Charles Coombs Collection
The winter of 1905 was hard, but not as hard as the winter before. Temperatures seldom rose above 12 degrees Fahrenheit. From early February until mid March, the upper Penobscot Bay was locked in 5 inches or more of ice. Steamboat travel halted. Beginning in mid-February, newspapers reported people walking from Castine to Belfast and of an “ice bridge” to Islesboro on which teams pulled wagons and sleighs. The ice sometimes gave out: one man lost a boiler, a steam engine and his horses, the whole works breaking through the ice between Bucksport and Winterport. By March 8th, the ice had been broken out of Rockland and a week later, the steamer RELIANCE broke an ice jam at Fort Point, freeing the river to Bangor.
March 5th must have been warm enough for Charles Coombs to take his camera out to the Monument marking Belfast’s Steels Ledge. Tripod-mounted glass plate cameras were not easy to transport and set up. The ice ring on the granite shows it to be nearly low tide. The treeless fields on the north shore of Belfast Harbor are visible in the background. A pole and barrel crown the Monument (now, of course, there is a flashing red light). A week or so later, the ice was gone.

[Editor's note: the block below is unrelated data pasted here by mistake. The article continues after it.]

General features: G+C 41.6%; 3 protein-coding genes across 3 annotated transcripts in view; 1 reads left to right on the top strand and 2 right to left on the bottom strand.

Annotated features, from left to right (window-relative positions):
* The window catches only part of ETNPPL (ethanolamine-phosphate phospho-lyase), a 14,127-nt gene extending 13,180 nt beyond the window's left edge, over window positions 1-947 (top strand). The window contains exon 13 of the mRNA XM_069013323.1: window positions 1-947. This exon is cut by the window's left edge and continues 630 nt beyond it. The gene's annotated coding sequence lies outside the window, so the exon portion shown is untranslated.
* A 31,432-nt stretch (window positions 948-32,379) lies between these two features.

Why Out to the Monument?
Even during the “real Maine winter” we just experienced in 2015, Penobscot Bay did not come close to freezing over. It seems now a thing of the past. The photograph is proof that it did happen and that people not only persevered, but embraced much harder conditions than we do now. You can bet that those posing on the ice at the monument a mile out in Belfast Harbor were not wearing Thinsulate clothing or Gortex boots.